Leveraging Cultural Practices of Hospitality in the Hospitality #Biz

 

The three hubs of Dubai, Abu Dhabi, and Doha are blessed with fortunate commercial geography: They are a four-hour flight to one-third of the world’s population and an eight-hour flight to two-thirds.  Any self-respecting McKinsey study would have told these governments to build air hubs and national airlines to exploit their comparative geographic advantage. And they did.~Afshin Molavi

Source: Foreign Policy Magazine, May 4, 2015. Full article: http://foreignpolicy.com/2015/05/04/dubai-qatar-etihad-emirates-fair-skies-open-skies-american-delta-united/?wp_login_redirect=0

Flying any Gulf air carrier in the last three years has rekindled our love for flying.  After traveling on a United Flight, and being charged for blankets, food, and headsets, one could only expect to be charged a toll for using the toilet.  Indeed it is no surprise that the UAE, Saudi Arabia, Qatar…and Turkey have leveraged their cultural practices of hospitality IN the business of hospitality–namely in the airline industry.

Molavi’s article raised a range of points –that not only surprised us — and prompted the following questions:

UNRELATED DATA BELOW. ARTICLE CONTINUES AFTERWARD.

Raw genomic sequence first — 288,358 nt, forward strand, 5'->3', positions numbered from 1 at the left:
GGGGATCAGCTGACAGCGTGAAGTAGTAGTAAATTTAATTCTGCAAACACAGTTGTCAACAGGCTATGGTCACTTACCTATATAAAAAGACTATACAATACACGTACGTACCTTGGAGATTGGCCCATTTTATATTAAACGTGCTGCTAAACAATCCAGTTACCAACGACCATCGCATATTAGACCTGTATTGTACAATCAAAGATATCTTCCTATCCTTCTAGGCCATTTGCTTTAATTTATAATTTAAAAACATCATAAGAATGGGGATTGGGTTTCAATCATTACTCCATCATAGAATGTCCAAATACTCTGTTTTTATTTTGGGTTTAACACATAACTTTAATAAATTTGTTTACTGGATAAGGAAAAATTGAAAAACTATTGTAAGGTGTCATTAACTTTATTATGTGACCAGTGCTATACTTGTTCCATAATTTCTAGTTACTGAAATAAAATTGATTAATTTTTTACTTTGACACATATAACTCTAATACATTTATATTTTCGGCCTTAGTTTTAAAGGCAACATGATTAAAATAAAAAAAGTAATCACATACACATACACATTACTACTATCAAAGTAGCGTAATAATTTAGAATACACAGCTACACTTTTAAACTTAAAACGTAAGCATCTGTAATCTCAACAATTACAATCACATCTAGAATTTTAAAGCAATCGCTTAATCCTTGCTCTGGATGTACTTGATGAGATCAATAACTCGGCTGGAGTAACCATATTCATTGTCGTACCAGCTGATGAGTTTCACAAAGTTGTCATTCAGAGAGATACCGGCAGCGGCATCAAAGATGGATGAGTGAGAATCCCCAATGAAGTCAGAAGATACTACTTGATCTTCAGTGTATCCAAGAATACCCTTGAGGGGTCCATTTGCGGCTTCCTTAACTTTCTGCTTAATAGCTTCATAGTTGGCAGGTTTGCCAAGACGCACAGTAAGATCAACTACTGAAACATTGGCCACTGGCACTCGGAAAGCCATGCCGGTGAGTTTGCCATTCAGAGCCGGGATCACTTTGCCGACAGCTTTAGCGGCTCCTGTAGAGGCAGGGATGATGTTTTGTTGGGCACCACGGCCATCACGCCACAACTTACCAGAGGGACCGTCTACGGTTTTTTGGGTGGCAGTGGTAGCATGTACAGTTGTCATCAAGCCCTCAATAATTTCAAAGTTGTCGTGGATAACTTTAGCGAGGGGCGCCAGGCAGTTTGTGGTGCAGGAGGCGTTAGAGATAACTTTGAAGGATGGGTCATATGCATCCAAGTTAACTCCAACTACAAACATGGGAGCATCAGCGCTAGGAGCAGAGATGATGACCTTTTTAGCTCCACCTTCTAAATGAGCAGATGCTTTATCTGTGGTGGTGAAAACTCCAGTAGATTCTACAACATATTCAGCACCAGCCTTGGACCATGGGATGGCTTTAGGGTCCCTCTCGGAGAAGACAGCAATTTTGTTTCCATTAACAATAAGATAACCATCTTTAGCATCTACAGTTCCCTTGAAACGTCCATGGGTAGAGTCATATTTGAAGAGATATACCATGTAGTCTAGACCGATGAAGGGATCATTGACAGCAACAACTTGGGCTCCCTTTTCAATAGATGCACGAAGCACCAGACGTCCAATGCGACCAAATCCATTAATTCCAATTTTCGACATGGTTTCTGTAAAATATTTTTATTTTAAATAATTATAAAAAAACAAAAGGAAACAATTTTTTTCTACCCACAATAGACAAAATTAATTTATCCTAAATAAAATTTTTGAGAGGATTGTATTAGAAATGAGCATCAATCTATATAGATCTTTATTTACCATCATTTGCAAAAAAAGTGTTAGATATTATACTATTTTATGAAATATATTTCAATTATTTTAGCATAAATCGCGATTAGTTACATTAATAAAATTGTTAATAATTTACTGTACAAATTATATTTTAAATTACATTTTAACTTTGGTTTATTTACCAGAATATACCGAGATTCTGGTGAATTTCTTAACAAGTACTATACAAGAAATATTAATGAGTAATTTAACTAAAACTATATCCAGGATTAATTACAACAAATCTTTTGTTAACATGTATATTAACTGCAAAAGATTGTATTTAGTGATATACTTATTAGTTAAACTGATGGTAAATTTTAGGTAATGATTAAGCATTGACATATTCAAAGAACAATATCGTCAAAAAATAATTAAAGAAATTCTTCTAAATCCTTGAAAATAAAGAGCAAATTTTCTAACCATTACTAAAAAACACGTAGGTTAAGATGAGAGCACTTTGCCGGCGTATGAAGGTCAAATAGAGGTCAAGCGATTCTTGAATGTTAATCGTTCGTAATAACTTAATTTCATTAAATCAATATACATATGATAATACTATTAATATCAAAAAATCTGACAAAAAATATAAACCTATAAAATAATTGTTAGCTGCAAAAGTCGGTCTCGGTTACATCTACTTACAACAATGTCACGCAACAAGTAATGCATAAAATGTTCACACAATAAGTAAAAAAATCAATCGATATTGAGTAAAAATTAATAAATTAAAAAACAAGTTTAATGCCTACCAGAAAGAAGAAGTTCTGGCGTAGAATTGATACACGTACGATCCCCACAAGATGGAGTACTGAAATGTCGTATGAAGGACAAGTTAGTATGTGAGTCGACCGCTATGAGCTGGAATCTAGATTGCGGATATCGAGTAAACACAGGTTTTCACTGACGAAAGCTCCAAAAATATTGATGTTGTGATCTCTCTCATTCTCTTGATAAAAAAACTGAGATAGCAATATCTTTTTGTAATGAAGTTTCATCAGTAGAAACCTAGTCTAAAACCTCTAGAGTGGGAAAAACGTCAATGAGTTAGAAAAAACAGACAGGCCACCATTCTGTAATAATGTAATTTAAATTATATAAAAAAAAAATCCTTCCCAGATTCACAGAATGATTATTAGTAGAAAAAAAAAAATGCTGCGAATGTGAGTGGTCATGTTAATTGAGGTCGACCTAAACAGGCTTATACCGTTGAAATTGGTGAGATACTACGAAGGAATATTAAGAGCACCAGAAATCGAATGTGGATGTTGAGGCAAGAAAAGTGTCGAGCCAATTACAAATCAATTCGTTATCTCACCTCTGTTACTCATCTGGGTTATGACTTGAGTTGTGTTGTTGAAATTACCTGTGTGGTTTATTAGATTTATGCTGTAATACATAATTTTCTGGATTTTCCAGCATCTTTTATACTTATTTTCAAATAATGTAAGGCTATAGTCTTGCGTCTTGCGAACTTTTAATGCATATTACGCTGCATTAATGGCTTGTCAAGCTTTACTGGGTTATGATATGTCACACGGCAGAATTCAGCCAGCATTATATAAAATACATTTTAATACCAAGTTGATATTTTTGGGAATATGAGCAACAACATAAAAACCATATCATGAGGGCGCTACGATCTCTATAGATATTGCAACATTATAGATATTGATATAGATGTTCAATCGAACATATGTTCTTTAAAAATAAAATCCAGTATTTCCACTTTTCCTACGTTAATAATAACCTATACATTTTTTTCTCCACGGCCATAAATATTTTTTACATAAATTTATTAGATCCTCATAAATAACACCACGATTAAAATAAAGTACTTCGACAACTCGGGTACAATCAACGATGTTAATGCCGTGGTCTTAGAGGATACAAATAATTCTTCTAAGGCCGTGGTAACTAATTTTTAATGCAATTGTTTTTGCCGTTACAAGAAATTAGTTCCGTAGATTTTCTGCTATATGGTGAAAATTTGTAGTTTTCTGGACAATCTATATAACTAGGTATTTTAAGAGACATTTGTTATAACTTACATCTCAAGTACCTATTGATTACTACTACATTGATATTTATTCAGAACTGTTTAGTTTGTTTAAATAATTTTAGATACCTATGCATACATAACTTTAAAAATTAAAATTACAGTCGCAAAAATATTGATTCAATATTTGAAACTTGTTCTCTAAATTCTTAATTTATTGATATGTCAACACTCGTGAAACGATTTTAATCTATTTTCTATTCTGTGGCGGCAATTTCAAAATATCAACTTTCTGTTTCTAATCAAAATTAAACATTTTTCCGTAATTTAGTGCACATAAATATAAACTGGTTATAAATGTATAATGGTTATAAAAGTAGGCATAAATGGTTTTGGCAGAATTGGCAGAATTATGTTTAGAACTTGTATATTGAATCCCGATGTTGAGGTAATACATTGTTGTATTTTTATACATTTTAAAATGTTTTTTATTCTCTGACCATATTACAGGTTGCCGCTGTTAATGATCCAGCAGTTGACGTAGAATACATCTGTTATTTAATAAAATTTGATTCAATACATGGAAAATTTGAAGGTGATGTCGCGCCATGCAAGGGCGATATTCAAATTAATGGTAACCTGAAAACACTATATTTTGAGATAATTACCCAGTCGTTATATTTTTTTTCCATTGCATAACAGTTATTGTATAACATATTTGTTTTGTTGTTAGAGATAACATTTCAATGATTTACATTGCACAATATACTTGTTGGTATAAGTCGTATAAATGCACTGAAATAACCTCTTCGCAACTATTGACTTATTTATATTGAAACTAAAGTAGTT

1. By 2027, Gulf carriers (Qatar Airways, Etihad Airways, Emirates Airlines, and Saudia Airlines) will add another 500 some aircrafts by purchasing from Boeing in America and Airbus. Will the Gulf countries be able the engineering and technical staff for maintenance and upkeep from local hires? Or will they go through the dejavu experience of the 1970s and 80s?
  2. If UAE’s Elitihad Airlines started with two airplanes leased by Pakistan, and SUCCEEDED by becoming the largest airline in the world, then how many other opportunities has Pakistan missed in the hospitality and tourism industries?
  3. How will top Arab airlines deal with its neighboring competitor, Turkish Airlines?  They’ve launched an aggressive campaign in the U.S. to compete for American travelers going to the Middle East as well.
  4. The UAE observes an “Open Skies” policy, where any commercial airline is free to land in the UAE.   Regarding airline industry policies and government relations: How fair or unfair is it for countries to subsidize the airline industry?  Governments compete for oil and gas interests on behalf of oil/gas conglomerates… should the same geopolitical rules of play apply to the airline/tourism sectors?

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